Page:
The Turkish coup and the refugees

The night of July 15, 2016, must have been a horrible nightmare for the over 2.7 million Syrian refugees in Turkey. As difficult as their lives have often been, Turkey represented a safe haven with little fear of deportation—though the open door policy for new refugees from Syria has ended for now. There was also recent good news as the government enacted new rules on work permits while also calling for granting citizenship to some refugees. And although there are still over 400,000 working informally, often in tough conditions, health care has become available for free to those registered with the authorities. Schooling for Syrian children remains problematic with only half of the 900,000 children expected in schools by end 2016, but plans to cover them all by end 2017 have been underway.

However, none of these developments has been without controversy in Turkey’s highly polarized politics. For the refugees, fear of backtracking is a constant worry.

That night, as the sound of fighting could be heard in Ankara, Istanbul, and elsewhere with low-flying jets, helicopters, and gunfire reminding Syrians of the horrors of the war they had escaped, many feared the worst. They were among the first to quickly start stockpiling basic necessities. Also familiar must have been the images of people going out on streets as they heeded the elected president’s call to resist the coup. Indeed, the Syrian revolution had started with civilians confronting security forces and many remembered how they were cut down and the revolution descended into one of the most brutal civil wars of our era. On many minds was also the backlash against Syrians in Egypt after the elected Morsi government was deposed in July 2013.

As the night unfolded and the lack of support for the coup became clear, the crowds eventually started winning the streets back. By then Syrian refugees had started participating in the demonstrations, despite other Syrians urging their compatriots via social media and other venues to stay out of Turkey’s internal politics. Many Syrians now also participate in the nightly “democracy vigils” called by the government throughout the country.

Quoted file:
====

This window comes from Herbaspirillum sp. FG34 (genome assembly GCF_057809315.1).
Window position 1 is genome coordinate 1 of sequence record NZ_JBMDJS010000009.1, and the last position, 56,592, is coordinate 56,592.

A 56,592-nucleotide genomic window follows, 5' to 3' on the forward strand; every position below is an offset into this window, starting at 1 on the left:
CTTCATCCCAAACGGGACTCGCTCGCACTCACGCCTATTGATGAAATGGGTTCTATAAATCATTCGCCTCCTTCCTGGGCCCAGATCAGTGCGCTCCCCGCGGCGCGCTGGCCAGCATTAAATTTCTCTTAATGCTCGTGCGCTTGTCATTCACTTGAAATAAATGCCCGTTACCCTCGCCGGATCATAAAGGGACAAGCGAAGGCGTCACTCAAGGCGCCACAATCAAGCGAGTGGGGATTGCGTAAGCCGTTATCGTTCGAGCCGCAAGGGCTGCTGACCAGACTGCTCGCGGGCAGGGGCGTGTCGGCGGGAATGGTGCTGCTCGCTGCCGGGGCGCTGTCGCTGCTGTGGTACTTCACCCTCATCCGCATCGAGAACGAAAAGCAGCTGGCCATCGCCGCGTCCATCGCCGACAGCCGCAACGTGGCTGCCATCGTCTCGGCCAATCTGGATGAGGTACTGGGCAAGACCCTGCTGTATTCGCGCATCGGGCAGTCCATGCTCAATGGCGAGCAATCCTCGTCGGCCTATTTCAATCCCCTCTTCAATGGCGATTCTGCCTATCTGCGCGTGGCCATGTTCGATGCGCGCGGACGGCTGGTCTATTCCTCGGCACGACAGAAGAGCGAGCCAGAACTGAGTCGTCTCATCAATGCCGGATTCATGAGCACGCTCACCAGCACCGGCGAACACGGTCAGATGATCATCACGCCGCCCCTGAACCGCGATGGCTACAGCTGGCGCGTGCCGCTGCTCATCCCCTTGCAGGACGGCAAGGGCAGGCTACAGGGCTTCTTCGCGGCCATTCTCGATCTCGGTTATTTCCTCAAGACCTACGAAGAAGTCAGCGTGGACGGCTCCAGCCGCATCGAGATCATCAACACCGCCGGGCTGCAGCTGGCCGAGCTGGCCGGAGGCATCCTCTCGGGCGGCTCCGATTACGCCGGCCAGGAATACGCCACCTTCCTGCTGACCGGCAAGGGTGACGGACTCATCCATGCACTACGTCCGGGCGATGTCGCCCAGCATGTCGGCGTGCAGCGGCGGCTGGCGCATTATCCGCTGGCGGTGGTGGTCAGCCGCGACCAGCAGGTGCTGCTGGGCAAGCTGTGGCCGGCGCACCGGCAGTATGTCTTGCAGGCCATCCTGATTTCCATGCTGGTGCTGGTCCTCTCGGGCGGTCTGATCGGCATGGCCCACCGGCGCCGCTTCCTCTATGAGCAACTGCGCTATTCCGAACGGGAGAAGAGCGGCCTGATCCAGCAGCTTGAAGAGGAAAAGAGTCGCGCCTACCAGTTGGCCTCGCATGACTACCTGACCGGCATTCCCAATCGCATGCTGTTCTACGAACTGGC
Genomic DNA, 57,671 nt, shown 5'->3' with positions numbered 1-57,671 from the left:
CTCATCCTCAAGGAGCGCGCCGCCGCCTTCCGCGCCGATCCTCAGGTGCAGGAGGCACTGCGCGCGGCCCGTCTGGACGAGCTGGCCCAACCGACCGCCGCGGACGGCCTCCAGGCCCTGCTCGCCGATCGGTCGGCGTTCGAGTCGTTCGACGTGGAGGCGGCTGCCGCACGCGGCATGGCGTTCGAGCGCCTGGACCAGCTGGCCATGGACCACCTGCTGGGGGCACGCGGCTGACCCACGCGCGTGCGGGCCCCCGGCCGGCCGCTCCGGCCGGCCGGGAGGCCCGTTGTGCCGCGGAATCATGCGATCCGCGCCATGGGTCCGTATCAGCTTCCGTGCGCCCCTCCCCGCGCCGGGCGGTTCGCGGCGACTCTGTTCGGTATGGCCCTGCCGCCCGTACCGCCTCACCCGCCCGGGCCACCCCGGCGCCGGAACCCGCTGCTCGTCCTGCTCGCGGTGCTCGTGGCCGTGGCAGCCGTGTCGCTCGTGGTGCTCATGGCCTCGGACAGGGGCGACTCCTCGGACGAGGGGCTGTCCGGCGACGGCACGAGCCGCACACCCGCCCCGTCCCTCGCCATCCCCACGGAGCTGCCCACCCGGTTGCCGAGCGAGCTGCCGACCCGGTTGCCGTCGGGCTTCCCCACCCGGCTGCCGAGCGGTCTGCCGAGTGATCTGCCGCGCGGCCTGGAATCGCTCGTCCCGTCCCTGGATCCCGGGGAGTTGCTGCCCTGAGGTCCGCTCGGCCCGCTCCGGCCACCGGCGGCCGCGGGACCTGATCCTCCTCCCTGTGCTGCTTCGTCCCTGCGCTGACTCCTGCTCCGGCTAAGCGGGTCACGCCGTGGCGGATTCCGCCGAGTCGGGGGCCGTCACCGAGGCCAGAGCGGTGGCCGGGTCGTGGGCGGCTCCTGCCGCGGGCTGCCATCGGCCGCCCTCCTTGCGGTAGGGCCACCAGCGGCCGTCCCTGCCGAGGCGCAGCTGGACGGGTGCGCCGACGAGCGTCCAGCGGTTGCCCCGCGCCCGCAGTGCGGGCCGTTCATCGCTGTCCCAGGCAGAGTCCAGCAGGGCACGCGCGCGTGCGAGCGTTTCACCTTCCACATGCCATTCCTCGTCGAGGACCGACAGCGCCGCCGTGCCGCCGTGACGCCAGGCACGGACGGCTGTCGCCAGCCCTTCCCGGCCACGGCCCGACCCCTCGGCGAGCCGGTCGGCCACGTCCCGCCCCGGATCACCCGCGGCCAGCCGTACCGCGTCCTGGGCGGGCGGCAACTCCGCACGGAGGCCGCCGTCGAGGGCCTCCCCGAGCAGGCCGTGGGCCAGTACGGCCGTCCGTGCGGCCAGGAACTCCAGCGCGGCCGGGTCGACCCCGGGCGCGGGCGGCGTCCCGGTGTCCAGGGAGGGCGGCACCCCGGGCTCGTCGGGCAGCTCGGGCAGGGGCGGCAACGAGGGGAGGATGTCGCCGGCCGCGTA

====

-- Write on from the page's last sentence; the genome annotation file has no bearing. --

So what impact will all this have on the Syrian refugees in Turkey and on the recent European Union deal with Turkey to stem the flow of refugees going to Europe?   

The fact that all political parties in parliament—from the pro-Kurdish People’s Democratic Party to the secular Republican People’s Party and the Nationalist Movement Party—stood at the outset with  President Tayyip Erdogan’s Justice and Development Party (AKP) against the coup signaled, at least for now, a less divisive political discourse in the country. However long that lasts, it remains unlikely to impact political parties on key policy issues, including their differences on Syrian refugees.

The decision to provide work permits with fairly tight restrictions for Syrians is likely to remain unchanged. At any rate, few have taken advantage of it since work permits come with minimum wages and social security payments, which makes the workers more expensive and less desirable to employers. As for the proposal to grant citizenship to up to 300,000 Syrians over a number of years based on skills and other criteria, that too could potentially also endure, but it has engendered much opposition. A lot will depend on how much political capital the government wants to spend on this as opposed to the many other pressing issues in the post-coup period.  

As for the EU deal with Turkey on migrants, whereby Turkey would be granted $7 billion for stemming the flow of migrants to Europe while Turkish citizens would be granted visa-free travel to the EU for up to three months, it was already under strain as human rights groups and others attacked the deal as a betrayal of the right to asylum. Furthermore, Turkey’s government refused to amend its anti-terrorism laws—a precondition for the visa waiver program. The deal would have helped Turkey fund programs to address issues like schooling for Syrian children, but such programs now will likely be delayed. In the meantime, while the EU strongly opposed the coup, it also warned against overreacting and engaging in witch hunts with little judicial restraint. But that is what appears to be happening with thousands removed from their posts and many others detained. To further strain ties, the AKP now threatens to bring back the death penalty even though Turkey has signed the European Convention on Human Rights, which bans capital punishment. The EU was quick to respond: “Let me be very clear,” the union’s foreign policy chief Federica Mogherini said “No country can become an EU member state if it introduces the death penalty.” The death penalty decision, if it comes, promises to be very divisive internally.   

As to the Syrian refugees, they are undoubtedly relieved at the failure of the coup. Their worries now center on how soon Turkey stabilizes. If the economy falters in significant fashion and further political turmoil erupts, their situation in Turkey will only become less certain and more difficult. Also, the fact that some have stepped into the political arena poses further risks especially if the AKP uses the coup to strengthen its majoritarian approach to politics while further curbing legitimate dissent.